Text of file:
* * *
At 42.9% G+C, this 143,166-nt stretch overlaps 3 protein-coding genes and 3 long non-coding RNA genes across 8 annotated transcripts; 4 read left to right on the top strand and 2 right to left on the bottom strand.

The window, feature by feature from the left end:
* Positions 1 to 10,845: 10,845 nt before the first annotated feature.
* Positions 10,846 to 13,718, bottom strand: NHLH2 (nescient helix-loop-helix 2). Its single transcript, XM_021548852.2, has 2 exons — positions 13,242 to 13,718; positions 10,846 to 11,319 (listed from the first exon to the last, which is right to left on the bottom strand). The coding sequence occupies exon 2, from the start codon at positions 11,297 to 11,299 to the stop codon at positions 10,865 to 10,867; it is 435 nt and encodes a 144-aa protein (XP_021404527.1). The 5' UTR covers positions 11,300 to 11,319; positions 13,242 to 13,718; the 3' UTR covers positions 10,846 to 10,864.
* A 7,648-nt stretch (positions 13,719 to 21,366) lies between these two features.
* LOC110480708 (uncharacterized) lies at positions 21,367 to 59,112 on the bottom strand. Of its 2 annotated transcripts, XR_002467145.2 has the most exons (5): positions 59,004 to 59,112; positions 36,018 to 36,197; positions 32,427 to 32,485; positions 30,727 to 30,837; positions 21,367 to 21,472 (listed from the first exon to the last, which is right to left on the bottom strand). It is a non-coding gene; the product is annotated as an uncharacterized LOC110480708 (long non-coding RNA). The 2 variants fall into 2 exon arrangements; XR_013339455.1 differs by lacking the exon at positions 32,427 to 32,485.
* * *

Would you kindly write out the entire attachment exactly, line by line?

At 42.9% G+C, this 143,166-nt stretch overlaps 3 protein-coding genes and 3 long non-coding RNA genes across 8 annotated transcripts; 4 read left to right on the top strand and 2 right to left on the bottom strand.

The window, feature by feature from the left end:
* Positions 1 to 10,845: 10,845 nt before the first annotated feature.
* Positions 10,846 to 13,718, bottom strand: NHLH2 (nescient helix-loop-helix 2). Its single transcript, XM_021548852.2, has 2 exons — positions 13,242 to 13,718; positions 10,846 to 11,319 (listed from the first exon to the last, which is right to left on the bottom strand). The coding sequence occupies exon 2, from the start codon at positions 11,297 to 11,299 to the stop codon at positions 10,865 to 10,867; it is 435 nt and encodes a 144-aa protein (XP_021404527.1). The 5' UTR covers positions 11,300 to 11,319; positions 13,242 to 13,718; the 3' UTR covers positions 10,846 to 10,864.
* A 7,648-nt stretch (positions 13,719 to 21,366) lies between these two features.
* LOC110480708 (uncharacterized) lies at positions 21,367 to 59,112 on the bottom strand. Of its 2 annotated transcripts, XR_002467145.2 has the most exons (5): positions 59,004 to 59,112; positions 36,018 to 36,197; positions 32,427 to 32,485; positions 30,727 to 30,837; positions 21,367 to 21,472 (listed from the first exon to the last, which is right to left on the bottom strand). It is a non-coding gene; the product is annotated as an uncharacterized LOC110480708 (long non-coding RNA). The 2 variants fall into 2 exon arrangements; XR_013339455.1 differs by lacking the exon at positions 32,427 to 32,485.